In all, I gave Ahab 4/5 stars for excellent character development and story telling albeit some unnecessary plot points. I would recommend the book to those who have and have not read Moby-Dick and are interesting in space opera. I look forward to reading more of Dawson’s work.


Interested in the book? Have you read it yet? You might also enjoy these classic retellings: The Bird and the Blade by Megan Bannen (Turandot, Italian opera), The Court of Miracles by Kester Grant (Les Miserables, French classic), The Snow Child by Eowyn Ivey (The Snow Maiden, Russian fairytale).


Let’s chat! Have you read Ahab yet, or has it made it to your TBR? Have you read the original Moby-Dick? What are some of your favorite classic retellings?




Similar book reviews: The Court of Miracles, Strange Waters, and The Beast of Talesend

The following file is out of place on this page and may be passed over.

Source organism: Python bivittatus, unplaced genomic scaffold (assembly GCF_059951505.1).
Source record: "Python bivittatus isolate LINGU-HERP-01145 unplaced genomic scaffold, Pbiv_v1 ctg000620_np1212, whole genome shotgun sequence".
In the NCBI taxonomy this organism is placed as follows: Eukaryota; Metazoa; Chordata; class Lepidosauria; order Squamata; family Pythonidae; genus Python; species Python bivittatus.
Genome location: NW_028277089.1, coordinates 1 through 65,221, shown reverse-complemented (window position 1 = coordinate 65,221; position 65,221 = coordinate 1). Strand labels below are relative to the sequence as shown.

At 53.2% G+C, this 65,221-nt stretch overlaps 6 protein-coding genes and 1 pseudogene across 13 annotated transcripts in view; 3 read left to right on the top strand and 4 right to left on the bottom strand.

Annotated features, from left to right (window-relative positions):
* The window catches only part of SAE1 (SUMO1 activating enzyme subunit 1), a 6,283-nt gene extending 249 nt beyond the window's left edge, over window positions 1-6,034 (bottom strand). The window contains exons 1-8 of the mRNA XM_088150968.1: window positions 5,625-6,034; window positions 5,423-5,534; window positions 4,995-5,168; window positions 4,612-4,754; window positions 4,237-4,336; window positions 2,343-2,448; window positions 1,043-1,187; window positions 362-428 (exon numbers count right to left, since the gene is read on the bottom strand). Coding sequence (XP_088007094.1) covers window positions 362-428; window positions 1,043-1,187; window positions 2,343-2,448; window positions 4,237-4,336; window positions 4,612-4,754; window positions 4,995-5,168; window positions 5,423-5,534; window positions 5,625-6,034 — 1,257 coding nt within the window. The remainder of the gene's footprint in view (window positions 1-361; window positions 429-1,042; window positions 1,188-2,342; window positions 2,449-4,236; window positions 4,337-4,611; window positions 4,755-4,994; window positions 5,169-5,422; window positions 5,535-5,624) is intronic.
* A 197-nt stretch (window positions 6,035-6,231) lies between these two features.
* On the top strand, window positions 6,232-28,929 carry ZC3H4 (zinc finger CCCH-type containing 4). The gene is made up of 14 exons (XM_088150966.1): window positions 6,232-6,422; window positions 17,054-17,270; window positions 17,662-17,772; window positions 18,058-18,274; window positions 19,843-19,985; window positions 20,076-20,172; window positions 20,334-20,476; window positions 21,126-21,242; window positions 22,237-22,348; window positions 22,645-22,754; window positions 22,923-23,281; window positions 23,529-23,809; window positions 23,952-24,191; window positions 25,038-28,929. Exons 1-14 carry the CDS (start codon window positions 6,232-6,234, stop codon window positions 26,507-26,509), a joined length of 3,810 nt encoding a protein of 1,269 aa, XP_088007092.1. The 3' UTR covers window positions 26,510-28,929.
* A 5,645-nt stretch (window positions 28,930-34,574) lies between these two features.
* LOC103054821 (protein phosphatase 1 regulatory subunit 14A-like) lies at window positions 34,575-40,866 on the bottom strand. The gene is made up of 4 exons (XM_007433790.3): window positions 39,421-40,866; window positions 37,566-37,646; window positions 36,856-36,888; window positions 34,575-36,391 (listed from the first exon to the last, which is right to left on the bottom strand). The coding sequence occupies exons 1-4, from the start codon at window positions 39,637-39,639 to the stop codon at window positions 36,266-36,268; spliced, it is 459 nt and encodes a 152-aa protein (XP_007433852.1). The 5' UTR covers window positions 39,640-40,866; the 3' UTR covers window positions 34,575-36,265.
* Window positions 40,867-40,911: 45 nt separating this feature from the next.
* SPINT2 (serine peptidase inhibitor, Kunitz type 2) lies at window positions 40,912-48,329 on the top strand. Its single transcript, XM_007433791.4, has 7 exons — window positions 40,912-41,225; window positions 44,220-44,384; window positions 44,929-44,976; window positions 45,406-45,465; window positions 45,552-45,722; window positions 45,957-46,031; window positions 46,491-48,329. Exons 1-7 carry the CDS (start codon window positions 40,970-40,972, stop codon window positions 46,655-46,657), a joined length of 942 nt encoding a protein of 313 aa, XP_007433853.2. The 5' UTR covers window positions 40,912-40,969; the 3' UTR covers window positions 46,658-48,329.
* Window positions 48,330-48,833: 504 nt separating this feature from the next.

Sunday, February 21, 2021

5 Concepts I Want More of in Young Adult Fiction

Ah, young adult fiction, that wonderful category that’s not quite a genre but has plenty of stories that practically anybody should find something they like. For me, it tends to be bittersweet contemporaries and well-developed fantasy and sci-fi stories. A couple years ago, I wrote a post about why I like the category, but today I’m going to talk about some aspects I want to see more of!

Though I no longer fit into the bookish young adult category (13-18 year old’s), I read a lot of YA fiction. That being said, I still have some opinions, and to make sure I wasn’t completely crazy, I talked with some young adults to see what they thought as well.


1) Novels with Art

*cough* pictures *cough*

Sure, we’ve got graphic novels, which are amazing. Then there’s some stellar cover designs, awesome maps that usually accompany fantasy, and even books with art that readers can buy separately. But I want to see more novels featuring art within the chapters themselves. Let’s be honest, I don’t really set aside money to buy art as well as books, so can we just put it inside the books? Please?


A few examples:

  • How the King of Elfhame Learned to Hate Stories by Holly Black
  • A Monster Calls by Patrick Ness (arguably middle grade)


2) More Friendships

“Building up a friendship throughout an entire book instead of romance. Friendships can exist too.” –my sister, 17